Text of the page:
DVM Curriculum


The first and second years of the Doctor of Veterinary Medicine will be completed at Utah State University in Logan, Utah. The third and fourth years, including most clinical rotations, will be completed at Washington State University in Pullman, Washington.

First Year Fall Semester

Microscopic Anatomy
Animal Restraint/Agr. Animal Issues
Vet Cell Physiology
Vet Anatomy I 
Intro to Clinics

First Year Spring Semester

Vet Anatomy II 
Vet Neurology
General Pathology
Basic Nutrition

Second Year Fall Semester

Fundamentals of Pharmacology 
Clinical Pathology
Intro to Clinics
System Pathology


Second Year Spring Semester

Clinical Specialty Practice
Vet Toxicology
Anesthesia/Principles of Surgery
Public Health
Communication Skills
Intro to Clinics


Third Year Fall Semester

Agricultural Animal Medicine I
Equine Medicine
Small Animal Medicine I
Small Animal Surgery I
Surgery Lab
Clinical Pharmacology
Communication Skills
Intro to Clinics

Third Year Spring Semester

Agricultural Animal Medicine II
Clinical Nutrition
Small Animal Medicine II
Large Animal Surgery
Intro to Clinics
Foreign Animal Disease



Practice Management
Pet Bird Diseases
Diseases of Wildlife
Large Animal Surgery
Small Animal Applied Anatomy
Equine Neonatal Medicine
Soft Tissue Surgery
Applied Reproductive Physiology
Equine Colic Team
Clinical Electrocardiography
Research Orientation
Herd Production Medicine
Research Issues

Large Animal Applied Anatomy
Pain and Analgesics
Equine Lameness
Orthopedic Surgery
Pet Loss Hotline/Reverence for Life
Small Animal Transfusion Medicine
Animal Behavior
Advanced Equine Medicine
Special Animal Medicine
International Veterinary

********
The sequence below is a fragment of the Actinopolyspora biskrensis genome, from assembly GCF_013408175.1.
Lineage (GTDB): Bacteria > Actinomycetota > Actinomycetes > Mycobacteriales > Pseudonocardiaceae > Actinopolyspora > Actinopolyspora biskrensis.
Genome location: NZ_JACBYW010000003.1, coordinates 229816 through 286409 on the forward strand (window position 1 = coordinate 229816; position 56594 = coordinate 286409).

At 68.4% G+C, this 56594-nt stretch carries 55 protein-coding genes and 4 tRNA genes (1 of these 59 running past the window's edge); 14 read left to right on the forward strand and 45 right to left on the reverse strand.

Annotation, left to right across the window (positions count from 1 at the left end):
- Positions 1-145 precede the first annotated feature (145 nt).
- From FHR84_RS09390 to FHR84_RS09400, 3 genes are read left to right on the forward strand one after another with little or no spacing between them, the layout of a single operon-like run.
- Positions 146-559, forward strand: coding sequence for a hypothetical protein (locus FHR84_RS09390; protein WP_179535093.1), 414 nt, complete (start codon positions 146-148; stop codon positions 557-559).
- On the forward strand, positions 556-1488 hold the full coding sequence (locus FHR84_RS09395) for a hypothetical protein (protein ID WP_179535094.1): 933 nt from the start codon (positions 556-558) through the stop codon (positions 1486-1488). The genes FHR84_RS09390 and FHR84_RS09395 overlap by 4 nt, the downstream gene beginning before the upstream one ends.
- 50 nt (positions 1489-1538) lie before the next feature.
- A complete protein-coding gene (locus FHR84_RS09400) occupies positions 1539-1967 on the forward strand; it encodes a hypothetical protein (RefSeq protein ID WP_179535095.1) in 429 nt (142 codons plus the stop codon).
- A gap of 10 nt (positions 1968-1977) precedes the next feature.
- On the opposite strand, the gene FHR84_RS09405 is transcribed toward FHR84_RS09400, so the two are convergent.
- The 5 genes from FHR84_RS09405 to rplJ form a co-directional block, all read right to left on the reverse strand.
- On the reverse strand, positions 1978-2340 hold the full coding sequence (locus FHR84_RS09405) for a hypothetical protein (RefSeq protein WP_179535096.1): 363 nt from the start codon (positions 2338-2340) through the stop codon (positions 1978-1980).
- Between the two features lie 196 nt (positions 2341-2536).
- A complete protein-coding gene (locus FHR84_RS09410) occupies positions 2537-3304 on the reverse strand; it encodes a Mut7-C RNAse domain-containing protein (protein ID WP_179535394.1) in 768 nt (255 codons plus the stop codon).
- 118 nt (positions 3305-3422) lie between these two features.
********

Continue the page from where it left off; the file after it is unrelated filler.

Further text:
Skeletal Prep

Fourth Year/Clinical Rotations

It is important for veterinary students to spend time in clinical rotations so that they can learn what is possible in regards to the art and practice of veterinary medicine. Students will witness and participate in cutting edge medicine, surgery, and critical care and well-being. They will see the most advanced diagnostic and imaging technology. These experiences will be invaluable as they prepare to eventually refer cases themselves. To gain these experiences, students will rotate through the various services offered in the Teaching Hospital.

The program firmly believes that students' educational experiences must not be limited entirely to a teaching hospital setting. It is equally important for them to participate in cases that typically present to primary or secondary care centers. The externship/preceptorship program allows students to leave campus to interact with veterinarians in a routine practice setting, to gain experience in their particular area of interest, and/
or to explore diverse career opportunities.

Basic required/CORE rotations (29 weeks total):

Equine Surgery
Large Animal ICU
Small Animal Referral/Internal Medicine
Equine Medicine
Small Animal Orthopedic Surgery
Student Initiated Professional Experience (SIPE)
Small Animal CommunityPractice
Small Animal Soft Tissue/General Surgery
Small Animal ICU
Scientific Writing & Presentation
Guided Preceptorship

Supplemental CORE rotations (14 weeks required): Student selects based on area of clinical emphasis.Ag Animal Medicine (Intro or Advanced)

Theriogenology (General LA, Equine & Bovine)
Equine Medicine or Surgery (Advanced)
Equine Surgery Lab
Herd Problem Investigation
Small Animal, various (Advanced)
Anesthesia (Advanced)
Clinical Pathology
Lab Animal Medicine
Radiology (Ultrasound, Equine Radiography, Diagnostic Imaging)
General Ag Animal Production Medicine Rotation (Off-site at Caine Center):
                 Preventive Medicine
                 Beef Calving
                 Reproductive Biotechnology
                 Sm. Ruminant

Elective rotations/Vacation (9 weeks available): Student selects additional rotations based on area of clinical emphasis. CORE & supplemental CORE rotations may also be selected after an initial rotation has been completed. Electives may be taken anywhere.